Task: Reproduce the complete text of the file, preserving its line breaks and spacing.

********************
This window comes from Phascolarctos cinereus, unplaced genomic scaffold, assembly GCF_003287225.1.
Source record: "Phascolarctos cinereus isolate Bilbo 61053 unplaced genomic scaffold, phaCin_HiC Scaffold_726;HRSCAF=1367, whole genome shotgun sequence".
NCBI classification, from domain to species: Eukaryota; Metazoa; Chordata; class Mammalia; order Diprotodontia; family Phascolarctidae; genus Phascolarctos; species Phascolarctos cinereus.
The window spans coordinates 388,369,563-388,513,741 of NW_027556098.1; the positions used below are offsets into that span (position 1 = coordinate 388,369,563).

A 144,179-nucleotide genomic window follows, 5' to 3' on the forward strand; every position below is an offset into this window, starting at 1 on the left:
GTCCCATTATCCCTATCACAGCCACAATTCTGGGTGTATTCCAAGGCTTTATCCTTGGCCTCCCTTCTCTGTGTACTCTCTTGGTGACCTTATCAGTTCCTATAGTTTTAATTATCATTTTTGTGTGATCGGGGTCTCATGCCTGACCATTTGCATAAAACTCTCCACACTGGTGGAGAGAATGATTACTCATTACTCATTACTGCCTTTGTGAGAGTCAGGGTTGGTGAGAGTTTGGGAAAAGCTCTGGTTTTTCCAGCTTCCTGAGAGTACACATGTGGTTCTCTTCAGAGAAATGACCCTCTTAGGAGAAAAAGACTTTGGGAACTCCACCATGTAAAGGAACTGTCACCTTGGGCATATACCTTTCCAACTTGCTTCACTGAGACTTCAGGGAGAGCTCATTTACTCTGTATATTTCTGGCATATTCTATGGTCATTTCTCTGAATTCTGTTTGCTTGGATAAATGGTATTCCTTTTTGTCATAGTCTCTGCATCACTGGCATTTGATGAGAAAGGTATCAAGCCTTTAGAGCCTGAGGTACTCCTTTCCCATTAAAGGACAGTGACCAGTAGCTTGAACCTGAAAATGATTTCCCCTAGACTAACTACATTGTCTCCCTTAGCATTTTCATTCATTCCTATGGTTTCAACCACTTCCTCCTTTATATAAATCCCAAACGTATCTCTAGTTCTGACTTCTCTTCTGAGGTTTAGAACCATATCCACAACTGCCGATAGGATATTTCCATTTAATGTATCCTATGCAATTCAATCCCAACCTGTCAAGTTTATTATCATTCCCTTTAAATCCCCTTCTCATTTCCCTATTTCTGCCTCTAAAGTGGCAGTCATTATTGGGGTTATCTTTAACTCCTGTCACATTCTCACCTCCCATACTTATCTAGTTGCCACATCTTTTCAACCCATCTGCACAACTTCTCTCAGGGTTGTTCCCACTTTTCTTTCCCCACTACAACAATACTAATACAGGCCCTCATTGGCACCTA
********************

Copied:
This window comes from Phascolarctos cinereus, unplaced genomic scaffold, assembly GCF_003287225.1.
Source record: "Phascolarctos cinereus isolate Bilbo 61053 unplaced genomic scaffold, phaCin_HiC Scaffold_726;HRSCAF=1367, whole genome shotgun sequence".
NCBI classification, from domain to species: Eukaryota; Metazoa; Chordata; class Mammalia; order Diprotodontia; family Phascolarctidae; genus Phascolarctos; species Phascolarctos cinereus.
The window spans coordinates 388,369,563-388,513,741 of NW_027556098.1; the positions used below are offsets into that span (position 1 = coordinate 388,369,563).

A 144,179-nucleotide genomic window follows, 5' to 3' on the forward strand; every position below is an offset into this window, starting at 1 on the left:
GTCCCATTATCCCTATCACAGCCACAATTCTGGGTGTATTCCAAGGCTTTATCCTTGGCCTCCCTTCTCTGTGTACTCTCTTGGTGACCTTATCAGTTCCTATAGTTTTAATTATCATTTTTGTGTGATCGGGGTCTCATGCCTGACCATTTGCATAAAACTCTCCACACTGGTGGAGAGAATGATTACTCATTACTCATTACTGCCTTTGTGAGAGTCAGGGTTGGTGAGAGTTTGGGAAAAGCTCTGGTTTTTCCAGCTTCCTGAGAGTACACATGTGGTTCTCTTCAGAGAAATGACCCTCTTAGGAGAAAAAGACTTTGGGAACTCCACCATGTAAAGGAACTGTCACCTTGGGCATATACCTTTCCAACTTGCTTCACTGAGACTTCAGGGAGAGCTCATTTACTCTGTATATTTCTGGCATATTCTATGGTCATTTCTCTGAATTCTGTTTGCTTGGATAAATGGTATTCCTTTTTGTCATAGTCTCTGCATCACTGGCATTTGATGAGAAAGGTATCAAGCCTTTAGAGCCTGAGGTACTCCTTTCCCATTAAAGGACAGTGACCAGTAGCTTGAACCTGAAAATGATTTCCCCTAGACTAACTACATTGTCTCCCTTAGCATTTTCATTCATTCCTATGGTTTCAACCACTTCCTCCTTTATATAAATCCCAAACGTATCTCTAGTTCTGACTTCTCTTCTGAGGTTTAGAACCATATCCACAACTGCCGATAGGATATTTCCATTTAATGTATCCTATGCAATTCAATCCCAACCTGTCAAGTTTATTATCATTCCCTTTAAATCCCCTTCTCATTTCCCTATTTCTGCCTCTAAAGTGGCAGTCATTATTGGGGTTATCTTTAACTCCTGTCACATTCTCACCTCCCATACTTATCTAGTTGCCACATCTTTTCAACCCATCTGCACAACTTCTCTCAGGGTTGTTCCCACTTTTCTTTCCCCACTACAACAATACTAATACAGGCCCTCATTGGCACCTA